[merged small][ocr errors][merged small][merged small][merged small][merged small]

passed sentence, should render the criminal into the hands of the executioner, and with every outward sign of solemn supplication, entreat that that sentence might not take effect, which he had himself decreed. Let the reader examine a writ "de hæreticis comburendis," how it speaks of the church having done all that was in her power: and therefore "quod sancta mater ecclesia non habet ulterius, --tibi præcipimus firmiter injungentes, quod præfatos, etc., statim post receptionem præsentium apud villam nostram de B.


ram populo igni committi, et in eodem igne realiter comburi facias, in hujusmodi criminis detestationem, aliorumque christianorum exemplum manifestum." Or again, let him remember that about the year 1521, among a number of doctrines condemned as heretical and pestiferous, was this: "Hæreticos comburi est contra voluntatem Spiritus." 43

In the chronicle of John, abbot of Peterborough, we have the following cases under the year 1222: he is speaking of the famous council at Oxford; "In concilio illo sacerdos quidam et diaconus sunt degradati a domino Cantuariensi archiepiscopo: sacerdos pro homicidio, diaconus pro sacrilegio et furto. Diaconus alius, qui ad Judaismum a fide apostataverat, et se fecerat circumcidi, extra ecclesiam degradatus fuit a domino Cantuar. coram populo, et post degradationem traditus judicio laicalis curiæ, igne comburitur. In degradando, cum archiepiscopus casulam, vel stolam,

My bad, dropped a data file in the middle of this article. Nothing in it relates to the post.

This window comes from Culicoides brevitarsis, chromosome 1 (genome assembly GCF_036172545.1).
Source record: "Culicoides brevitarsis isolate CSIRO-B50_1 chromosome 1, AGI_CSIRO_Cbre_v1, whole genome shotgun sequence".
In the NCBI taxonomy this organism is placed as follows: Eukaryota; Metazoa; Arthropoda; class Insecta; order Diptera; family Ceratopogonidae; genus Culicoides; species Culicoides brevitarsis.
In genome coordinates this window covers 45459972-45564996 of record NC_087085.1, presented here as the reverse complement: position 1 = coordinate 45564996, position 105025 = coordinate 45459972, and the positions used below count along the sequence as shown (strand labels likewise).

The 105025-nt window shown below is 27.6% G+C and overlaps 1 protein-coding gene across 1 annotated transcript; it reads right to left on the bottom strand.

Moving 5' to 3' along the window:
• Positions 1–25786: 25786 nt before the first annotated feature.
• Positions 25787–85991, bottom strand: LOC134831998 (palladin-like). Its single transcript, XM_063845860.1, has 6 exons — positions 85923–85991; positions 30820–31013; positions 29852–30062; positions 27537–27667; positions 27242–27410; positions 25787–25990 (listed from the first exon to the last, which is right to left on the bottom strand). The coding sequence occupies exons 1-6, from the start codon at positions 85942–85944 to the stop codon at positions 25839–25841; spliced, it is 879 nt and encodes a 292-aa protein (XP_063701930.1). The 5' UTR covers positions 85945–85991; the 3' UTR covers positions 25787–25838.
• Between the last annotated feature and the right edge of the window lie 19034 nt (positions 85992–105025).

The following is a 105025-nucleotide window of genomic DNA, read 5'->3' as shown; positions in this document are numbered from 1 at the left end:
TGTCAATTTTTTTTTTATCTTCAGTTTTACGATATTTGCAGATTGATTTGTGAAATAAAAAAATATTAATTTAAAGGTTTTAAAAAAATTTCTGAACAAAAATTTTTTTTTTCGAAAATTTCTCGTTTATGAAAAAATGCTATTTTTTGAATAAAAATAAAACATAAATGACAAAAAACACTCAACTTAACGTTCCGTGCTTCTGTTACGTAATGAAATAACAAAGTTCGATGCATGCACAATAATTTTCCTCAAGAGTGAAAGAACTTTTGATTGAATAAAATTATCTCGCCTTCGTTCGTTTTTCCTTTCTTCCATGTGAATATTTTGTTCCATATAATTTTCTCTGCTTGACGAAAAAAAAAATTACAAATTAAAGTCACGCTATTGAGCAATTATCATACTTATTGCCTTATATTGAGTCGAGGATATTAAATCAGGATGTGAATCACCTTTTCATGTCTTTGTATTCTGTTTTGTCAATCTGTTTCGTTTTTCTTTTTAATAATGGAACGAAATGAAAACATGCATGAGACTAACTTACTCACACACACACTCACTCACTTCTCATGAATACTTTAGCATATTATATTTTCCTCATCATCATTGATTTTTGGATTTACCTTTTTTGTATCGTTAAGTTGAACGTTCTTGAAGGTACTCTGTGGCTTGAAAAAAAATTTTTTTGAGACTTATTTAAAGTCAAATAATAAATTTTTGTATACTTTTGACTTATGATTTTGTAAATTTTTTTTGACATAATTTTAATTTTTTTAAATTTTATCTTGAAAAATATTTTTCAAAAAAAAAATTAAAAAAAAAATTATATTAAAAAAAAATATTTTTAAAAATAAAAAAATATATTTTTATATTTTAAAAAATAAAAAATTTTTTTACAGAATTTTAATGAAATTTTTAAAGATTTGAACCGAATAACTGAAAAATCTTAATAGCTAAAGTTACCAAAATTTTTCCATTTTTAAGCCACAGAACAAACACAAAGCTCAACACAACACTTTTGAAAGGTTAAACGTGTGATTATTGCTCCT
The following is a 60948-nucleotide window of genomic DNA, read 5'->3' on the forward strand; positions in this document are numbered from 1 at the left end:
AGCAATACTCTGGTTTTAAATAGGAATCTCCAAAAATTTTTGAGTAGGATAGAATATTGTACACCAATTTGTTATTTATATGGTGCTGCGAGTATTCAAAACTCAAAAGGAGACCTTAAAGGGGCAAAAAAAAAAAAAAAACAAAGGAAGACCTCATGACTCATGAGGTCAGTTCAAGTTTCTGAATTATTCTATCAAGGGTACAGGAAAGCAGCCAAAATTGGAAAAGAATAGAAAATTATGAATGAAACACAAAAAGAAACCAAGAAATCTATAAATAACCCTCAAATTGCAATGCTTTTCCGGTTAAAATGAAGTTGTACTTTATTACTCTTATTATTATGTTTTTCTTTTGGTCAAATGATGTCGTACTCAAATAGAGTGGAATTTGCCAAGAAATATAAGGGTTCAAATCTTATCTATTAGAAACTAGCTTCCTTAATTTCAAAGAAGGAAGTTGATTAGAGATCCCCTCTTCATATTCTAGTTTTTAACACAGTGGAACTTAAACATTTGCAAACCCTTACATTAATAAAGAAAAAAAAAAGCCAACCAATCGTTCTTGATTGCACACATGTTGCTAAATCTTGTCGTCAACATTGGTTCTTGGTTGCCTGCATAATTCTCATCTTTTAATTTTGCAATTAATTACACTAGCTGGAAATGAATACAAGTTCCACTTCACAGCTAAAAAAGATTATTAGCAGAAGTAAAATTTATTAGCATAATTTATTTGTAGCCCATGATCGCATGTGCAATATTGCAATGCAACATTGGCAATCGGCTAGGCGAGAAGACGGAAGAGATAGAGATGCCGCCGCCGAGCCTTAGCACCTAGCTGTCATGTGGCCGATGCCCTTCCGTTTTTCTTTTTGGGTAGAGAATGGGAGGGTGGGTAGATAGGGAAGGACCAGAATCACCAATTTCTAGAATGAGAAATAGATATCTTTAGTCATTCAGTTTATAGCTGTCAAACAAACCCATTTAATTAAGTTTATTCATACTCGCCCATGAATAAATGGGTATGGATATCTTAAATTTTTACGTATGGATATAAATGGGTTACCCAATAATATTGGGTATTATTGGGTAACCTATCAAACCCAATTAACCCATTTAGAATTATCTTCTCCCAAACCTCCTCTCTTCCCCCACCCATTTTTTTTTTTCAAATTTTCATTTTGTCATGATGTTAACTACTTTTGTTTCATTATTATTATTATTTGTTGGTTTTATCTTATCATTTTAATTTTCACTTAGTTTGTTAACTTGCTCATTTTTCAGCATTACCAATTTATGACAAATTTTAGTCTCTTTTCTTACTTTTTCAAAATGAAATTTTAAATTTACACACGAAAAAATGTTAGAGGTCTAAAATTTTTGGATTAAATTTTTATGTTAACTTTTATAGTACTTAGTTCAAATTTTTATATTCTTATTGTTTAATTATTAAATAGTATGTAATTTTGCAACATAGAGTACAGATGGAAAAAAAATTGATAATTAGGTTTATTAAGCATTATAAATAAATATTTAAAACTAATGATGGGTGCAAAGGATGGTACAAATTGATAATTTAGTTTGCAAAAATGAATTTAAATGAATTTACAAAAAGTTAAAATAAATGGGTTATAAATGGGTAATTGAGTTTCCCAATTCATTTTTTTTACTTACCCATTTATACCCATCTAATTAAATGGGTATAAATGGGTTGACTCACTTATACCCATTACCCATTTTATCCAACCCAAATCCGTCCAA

43 Ibid. tom. 3. p. 693. Besides the authorities above named, I would recommend the reader to refer also to Alberti, de sacr. utens. c. xvj. 2. Ferraris, Bibl.

verb. Degradatio. Benedict xiv. de Synodo. lib. vij. Hostiensis, in Summa. lib. 5. rubr. 7. and to the later canonists, Bonacina, Devoti, &c.

« PreviousContinue »